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Overview
Comment:Clarity fix
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SHA3-256:ffce738e78a15c6151389d9f9e033ac6306a868b1bedefb4caa82c1938dbca9f
User & Date: tangent 2019-03-17 04:57:16
Context
2019-03-19
04:29
Added documentation for putc() and fputc() in doc/cc8-manual.md. check-in: 5a0c639bfe user: tangent tags: trunk
2019-03-17
04:57
Clarity fix check-in: ffce738e78 user: tangent tags: trunk
04:55
Merged the cc8-octal-output branch down to trunk. check-in: 96ed492d9f user: tangent tags: trunk
Changes
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Changes to ChangeLog.md.

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        format string contains an unsupported format specifier; and the
        <tt>printf()</tt> family of functions now handle <tt>%x</tt> and
        <tt>%X</tt> properly. In the prior release, only <tt>%x</tt>
        was supported, and it gave uppercase output, not lowercase as
        the Standard requires.</p>

    *   <p>Warren changed CC8 to use octal when generating constants in
        SABR output, that being SABR’s default radix. Since this means
        SABR is always in octal mode, the primary user benefit of this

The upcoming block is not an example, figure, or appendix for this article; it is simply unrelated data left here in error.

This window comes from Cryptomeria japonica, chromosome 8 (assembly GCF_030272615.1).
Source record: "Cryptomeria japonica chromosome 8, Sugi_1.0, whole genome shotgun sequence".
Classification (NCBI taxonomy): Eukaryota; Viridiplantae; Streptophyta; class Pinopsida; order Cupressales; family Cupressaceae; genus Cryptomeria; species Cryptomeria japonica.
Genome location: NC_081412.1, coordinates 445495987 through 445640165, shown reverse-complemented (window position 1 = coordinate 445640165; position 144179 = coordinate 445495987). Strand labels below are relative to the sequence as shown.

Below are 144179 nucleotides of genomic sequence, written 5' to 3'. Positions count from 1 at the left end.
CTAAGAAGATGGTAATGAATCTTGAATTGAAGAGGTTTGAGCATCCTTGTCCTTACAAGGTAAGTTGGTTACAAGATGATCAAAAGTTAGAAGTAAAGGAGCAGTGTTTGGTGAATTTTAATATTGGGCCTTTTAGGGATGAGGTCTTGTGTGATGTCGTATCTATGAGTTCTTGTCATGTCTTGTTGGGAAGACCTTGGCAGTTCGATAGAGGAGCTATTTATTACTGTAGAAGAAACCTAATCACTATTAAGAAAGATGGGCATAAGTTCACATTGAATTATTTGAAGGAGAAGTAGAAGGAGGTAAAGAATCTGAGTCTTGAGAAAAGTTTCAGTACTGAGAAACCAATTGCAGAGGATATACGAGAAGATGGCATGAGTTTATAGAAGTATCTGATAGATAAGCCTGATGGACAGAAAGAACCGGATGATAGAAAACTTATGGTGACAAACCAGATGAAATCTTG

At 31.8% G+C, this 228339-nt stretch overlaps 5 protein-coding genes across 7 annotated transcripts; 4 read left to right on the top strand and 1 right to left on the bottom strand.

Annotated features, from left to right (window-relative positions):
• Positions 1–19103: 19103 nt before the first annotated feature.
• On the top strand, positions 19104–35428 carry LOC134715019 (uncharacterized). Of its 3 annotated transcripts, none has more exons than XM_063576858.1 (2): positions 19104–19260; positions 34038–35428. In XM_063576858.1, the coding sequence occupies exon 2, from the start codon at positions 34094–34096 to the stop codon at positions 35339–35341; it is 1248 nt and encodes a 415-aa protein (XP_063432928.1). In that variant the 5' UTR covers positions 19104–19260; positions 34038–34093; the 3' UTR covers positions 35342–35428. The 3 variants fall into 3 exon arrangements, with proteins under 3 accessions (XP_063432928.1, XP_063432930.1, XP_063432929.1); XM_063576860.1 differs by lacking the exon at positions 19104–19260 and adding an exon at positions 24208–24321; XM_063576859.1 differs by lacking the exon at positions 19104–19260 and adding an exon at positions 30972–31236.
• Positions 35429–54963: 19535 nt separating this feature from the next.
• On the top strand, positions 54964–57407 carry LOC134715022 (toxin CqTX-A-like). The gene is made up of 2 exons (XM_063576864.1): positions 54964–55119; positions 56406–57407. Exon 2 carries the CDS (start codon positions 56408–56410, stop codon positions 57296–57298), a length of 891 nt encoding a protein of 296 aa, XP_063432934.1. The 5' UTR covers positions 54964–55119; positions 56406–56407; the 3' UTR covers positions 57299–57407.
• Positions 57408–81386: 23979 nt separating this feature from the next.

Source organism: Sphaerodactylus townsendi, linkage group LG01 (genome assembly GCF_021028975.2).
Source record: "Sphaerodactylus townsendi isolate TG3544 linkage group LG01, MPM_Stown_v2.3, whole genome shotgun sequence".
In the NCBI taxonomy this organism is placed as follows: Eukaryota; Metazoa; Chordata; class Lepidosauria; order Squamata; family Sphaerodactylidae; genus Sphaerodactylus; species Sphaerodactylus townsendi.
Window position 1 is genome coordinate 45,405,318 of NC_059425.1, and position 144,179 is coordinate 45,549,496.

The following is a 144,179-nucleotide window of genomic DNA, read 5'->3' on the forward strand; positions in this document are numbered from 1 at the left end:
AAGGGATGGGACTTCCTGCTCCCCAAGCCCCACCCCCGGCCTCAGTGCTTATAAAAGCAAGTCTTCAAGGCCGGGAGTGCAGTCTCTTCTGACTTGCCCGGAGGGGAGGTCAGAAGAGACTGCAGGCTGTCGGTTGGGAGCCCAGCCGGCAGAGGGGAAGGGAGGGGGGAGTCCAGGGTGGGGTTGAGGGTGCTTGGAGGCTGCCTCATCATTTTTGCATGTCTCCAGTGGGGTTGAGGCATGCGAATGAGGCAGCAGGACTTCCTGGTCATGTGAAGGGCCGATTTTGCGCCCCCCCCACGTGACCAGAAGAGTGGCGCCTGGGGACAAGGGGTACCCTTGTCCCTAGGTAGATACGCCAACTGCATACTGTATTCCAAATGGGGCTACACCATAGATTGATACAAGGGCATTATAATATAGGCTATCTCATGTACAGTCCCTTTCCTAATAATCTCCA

is that inline assembly now behaves the same in CC8 as in OS/8
        FORTRAN II, which is also built atop SABR. That is to say, your
        inline assembly code can safely assume that the assembler is in
        octal mode when it processes your code.</p>

        <p>This does mean that if you had C programs built with CC8 that
        had inline assembly and that code had integer constants within







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137
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        format string contains an unsupported format specifier; and the
        <tt>printf()</tt> family of functions now handle <tt>%x</tt> and
        <tt>%X</tt> properly. In the prior release, only <tt>%x</tt>
        was supported, and it gave uppercase output, not lowercase as
        the Standard requires.</p>

    *   <p>Warren changed CC8 to use octal when generating constants in
        SABR output, that being SABR’s default radix. Since CC8 leaves
        SABR in its default octal mode, the primary user benefit of this
        is that inline assembly now behaves the same in CC8 as in OS/8
        FORTRAN II, which is also built atop SABR. That is to say, your
        inline assembly code can safely assume that the assembler is in
        octal mode when it processes your code.</p>

        <p>This does mean that if you had C programs built with CC8 that
        had inline assembly and that code had integer constants within